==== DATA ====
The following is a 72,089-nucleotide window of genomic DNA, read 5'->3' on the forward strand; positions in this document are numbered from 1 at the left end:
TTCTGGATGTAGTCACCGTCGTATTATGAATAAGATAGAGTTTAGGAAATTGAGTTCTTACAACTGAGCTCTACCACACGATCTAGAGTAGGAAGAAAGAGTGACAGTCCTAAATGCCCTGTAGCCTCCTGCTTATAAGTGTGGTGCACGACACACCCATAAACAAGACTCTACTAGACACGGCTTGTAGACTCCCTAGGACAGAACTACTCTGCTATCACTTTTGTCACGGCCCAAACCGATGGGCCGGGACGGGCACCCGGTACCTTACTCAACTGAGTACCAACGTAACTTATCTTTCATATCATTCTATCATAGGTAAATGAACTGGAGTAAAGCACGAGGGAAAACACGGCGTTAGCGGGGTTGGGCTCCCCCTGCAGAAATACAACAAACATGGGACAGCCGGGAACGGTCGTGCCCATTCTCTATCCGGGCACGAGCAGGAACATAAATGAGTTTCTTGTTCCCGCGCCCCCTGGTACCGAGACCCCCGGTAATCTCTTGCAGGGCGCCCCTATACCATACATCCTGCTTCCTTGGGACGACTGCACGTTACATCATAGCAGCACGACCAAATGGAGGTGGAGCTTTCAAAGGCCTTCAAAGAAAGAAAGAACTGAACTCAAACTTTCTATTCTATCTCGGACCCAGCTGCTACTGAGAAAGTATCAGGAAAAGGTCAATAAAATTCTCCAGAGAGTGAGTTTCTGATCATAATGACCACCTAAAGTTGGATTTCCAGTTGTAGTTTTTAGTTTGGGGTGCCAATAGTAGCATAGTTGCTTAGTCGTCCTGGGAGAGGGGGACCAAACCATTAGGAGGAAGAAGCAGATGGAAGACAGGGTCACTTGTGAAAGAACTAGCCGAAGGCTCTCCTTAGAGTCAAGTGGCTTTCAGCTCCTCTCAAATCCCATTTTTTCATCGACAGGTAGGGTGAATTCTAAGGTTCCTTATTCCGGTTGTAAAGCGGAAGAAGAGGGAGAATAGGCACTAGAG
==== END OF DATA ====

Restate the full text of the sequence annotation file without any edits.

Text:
The following is a 72,089-nucleotide window of genomic DNA, read 5'->3' on the forward strand; positions in this document are numbered from 1 at the left end:
TTCTGGATGTAGTCACCGTCGTATTATGAATAAGATAGAGTTTAGGAAATTGAGTTCTTACAACTGAGCTCTACCACACGATCTAGAGTAGGAAGAAAGAGTGACAGTCCTAAATGCCCTGTAGCCTCCTGCTTATAAGTGTGGTGCACGACACACCCATAAACAAGACTCTACTAGACACGGCTTGTAGACTCCCTAGGACAGAACTACTCTGCTATCACTTTTGTCACGGCCCAAACCGATGGGCCGGGACGGGCACCCGGTACCTTACTCAACTGAGTACCAACGTAACTTATCTTTCATATCATTCTATCATAGGTAAATGAACTGGAGTAAAGCACGAGGGAAAACACGGCGTTAGCGGGGTTGGGCTCCCCCTGCAGAAATACAACAAACATGGGACAGCCGGGAACGGTCGTGCCCATTCTCTATCCGGGCACGAGCAGGAACATAAATGAGTTTCTTGTTCCCGCGCCCCCTGGTACCGAGACCCCCGGTAATCTCTTGCAGGGCGCCCCTATACCATACATCCTGCTTCCTTGGGACGACTGCACGTTACATCATAGCAGCACGACCAAATGGAGGTGGAGCTTTCAAAGGCCTTCAAAGAAAGAAAGAACTGAACTCAAACTTTCTATTCTATCTCGGACCCAGCTGCTACTGAGAAAGTATCAGGAAAAGGTCAATAAAATTCTCCAGAGAGTGAGTTTCTGATCATAATGACCACCTAAAGTTGGATTTCCAGTTGTAGTTTTTAGTTTGGGGTGCCAATAGTAGCATAGTTGCTTAGTCGTCCTGGGAGAGGGGGACCAAACCATTAGGAGGAAGAAGCAGATGGAAGACAGGGTCACTTGTGAAAGAACTAGCCGAAGGCTCTCCTTAGAGTCAAGTGGCTTTCAGCTCCTCTCAAATCCCATTTTTTCATCGACAGGTAGGGTGAATTCTAAGGTTCCTTATTCCGGTTGTAAAGCGGAAGAAGAGGGAGAATAGGCACTAGAG